Later, many young Americans began to question these beliefs. They felt that their parents' values were not enough to help them deal with the social and racial difficulties of the nineteen sixties. They rebelled by letting their hair grow long and by wearing unusual clothing. Their dissatisfaction was strongly expressed in music.
Rock and roll music had become very popular in America in the nineteen fifties. Some people, however, did not approve of it. They thought it was too sexual. These people disliked the rock and roll of the nineteen sixties even more. They found the words especially unpleasant.
The musicians themselves thought the words were extremely important. As singer and song writer Bob Dylan said, "There would be no music without the words." Bob Dylan produced many songs of social protest. He wrote antiwar songs before the war in Vietnam became a violent issue in the United States. One was called "Blowin' in the Wind."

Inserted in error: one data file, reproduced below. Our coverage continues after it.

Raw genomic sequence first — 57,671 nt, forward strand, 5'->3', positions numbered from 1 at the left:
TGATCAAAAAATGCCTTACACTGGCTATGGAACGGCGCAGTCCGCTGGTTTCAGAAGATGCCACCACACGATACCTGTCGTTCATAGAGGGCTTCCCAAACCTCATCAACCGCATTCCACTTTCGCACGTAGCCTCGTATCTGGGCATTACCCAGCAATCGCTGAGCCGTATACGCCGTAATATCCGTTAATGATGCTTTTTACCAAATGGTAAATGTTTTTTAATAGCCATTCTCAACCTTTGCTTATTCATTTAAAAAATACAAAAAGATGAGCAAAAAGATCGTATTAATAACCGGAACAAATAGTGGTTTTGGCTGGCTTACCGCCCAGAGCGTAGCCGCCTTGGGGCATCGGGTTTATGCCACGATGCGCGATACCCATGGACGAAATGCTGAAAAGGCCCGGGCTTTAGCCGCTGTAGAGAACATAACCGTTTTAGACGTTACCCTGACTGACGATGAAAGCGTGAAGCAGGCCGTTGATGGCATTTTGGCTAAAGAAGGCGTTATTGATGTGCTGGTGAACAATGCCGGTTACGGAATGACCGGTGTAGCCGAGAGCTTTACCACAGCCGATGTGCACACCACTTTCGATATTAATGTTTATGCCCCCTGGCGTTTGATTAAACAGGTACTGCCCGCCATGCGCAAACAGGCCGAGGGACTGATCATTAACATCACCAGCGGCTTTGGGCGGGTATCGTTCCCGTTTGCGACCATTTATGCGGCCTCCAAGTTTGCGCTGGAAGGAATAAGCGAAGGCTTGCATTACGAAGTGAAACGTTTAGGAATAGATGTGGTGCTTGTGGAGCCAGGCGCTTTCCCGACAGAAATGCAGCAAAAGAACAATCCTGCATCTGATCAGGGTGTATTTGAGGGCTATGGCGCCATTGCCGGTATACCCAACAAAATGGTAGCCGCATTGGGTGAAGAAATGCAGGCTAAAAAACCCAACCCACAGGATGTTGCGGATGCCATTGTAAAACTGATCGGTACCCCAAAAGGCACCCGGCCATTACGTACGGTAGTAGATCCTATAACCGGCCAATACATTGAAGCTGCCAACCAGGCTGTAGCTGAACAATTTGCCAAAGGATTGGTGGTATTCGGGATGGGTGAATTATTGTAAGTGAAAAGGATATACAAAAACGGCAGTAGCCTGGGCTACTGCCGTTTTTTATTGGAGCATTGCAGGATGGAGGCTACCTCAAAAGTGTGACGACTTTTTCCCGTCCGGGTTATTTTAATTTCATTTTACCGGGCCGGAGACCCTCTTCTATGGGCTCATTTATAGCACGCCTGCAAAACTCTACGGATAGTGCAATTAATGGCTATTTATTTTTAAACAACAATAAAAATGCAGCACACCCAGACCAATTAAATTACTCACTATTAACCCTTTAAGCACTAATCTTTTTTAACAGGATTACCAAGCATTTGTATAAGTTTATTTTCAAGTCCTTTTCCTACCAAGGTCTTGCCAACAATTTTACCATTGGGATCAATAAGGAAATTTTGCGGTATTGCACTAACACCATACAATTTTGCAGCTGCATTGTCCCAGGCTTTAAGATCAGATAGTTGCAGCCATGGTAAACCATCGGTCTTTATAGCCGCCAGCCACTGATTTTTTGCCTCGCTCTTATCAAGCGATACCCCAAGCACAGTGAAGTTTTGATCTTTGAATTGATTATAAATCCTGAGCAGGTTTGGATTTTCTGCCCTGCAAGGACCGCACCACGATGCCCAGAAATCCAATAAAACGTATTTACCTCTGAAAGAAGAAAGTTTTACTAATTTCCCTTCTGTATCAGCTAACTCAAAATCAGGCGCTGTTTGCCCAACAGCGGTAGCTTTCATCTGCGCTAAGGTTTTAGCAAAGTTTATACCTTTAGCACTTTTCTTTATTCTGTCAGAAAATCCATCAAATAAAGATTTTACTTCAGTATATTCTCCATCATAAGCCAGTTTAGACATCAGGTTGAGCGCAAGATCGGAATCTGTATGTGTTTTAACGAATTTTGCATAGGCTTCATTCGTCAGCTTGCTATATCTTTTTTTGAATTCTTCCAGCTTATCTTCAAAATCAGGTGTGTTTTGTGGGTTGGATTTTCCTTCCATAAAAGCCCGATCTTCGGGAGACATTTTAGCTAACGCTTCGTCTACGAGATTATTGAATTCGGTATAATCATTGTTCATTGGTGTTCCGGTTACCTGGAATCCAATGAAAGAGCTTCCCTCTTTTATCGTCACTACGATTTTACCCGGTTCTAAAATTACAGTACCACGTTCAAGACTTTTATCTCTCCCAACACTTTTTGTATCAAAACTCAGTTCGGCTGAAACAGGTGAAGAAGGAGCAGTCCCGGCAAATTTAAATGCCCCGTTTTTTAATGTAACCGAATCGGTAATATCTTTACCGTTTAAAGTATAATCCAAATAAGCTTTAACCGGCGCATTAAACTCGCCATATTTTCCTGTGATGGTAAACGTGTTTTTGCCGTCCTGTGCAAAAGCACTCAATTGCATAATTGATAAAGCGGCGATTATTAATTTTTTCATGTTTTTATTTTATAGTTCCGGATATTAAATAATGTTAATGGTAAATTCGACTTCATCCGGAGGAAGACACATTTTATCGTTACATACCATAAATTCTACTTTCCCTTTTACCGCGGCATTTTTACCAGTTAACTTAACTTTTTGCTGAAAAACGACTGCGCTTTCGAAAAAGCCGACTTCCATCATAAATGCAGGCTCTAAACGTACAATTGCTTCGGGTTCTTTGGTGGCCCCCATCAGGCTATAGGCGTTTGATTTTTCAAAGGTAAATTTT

In addition to songs of social protest, rock and roll music continued to be popular in America during the nineteen sixties. The most popular group, however, was not American. It was British -- the Beatles -- four rock and roll musicians from Liverpool.
The Beatles' song "I Want to Hold Your Hand" went on sale in the United States at the end of nineteen sixty-three. Within five weeks, it was the biggest-selling record in America.
Other songs, including some by the Beatles, sounded more revolutionary.
(MUSIC: "Lucy in the Sky with Diamonds")
They spoke about drugs and sex, although not always openly.
In the nineteen sixties, "Do your own thing" became a common expression. It meant to do whatever you wanted, without feeling guilty.
(MUSIC: Jimi Hendrix at Woodstock)
Five hundred thousand young Americans did their own thing at the Woodstock music festival in nineteen sixty-nine. They gathered at a farm in New York state. They listened to musicians such as Jimi Hendrix and Joan Baez, and to groups like The Who and Jefferson Airplane.
(MUSIC: "Volunteers"/Jefferson Airplane at Woodstock)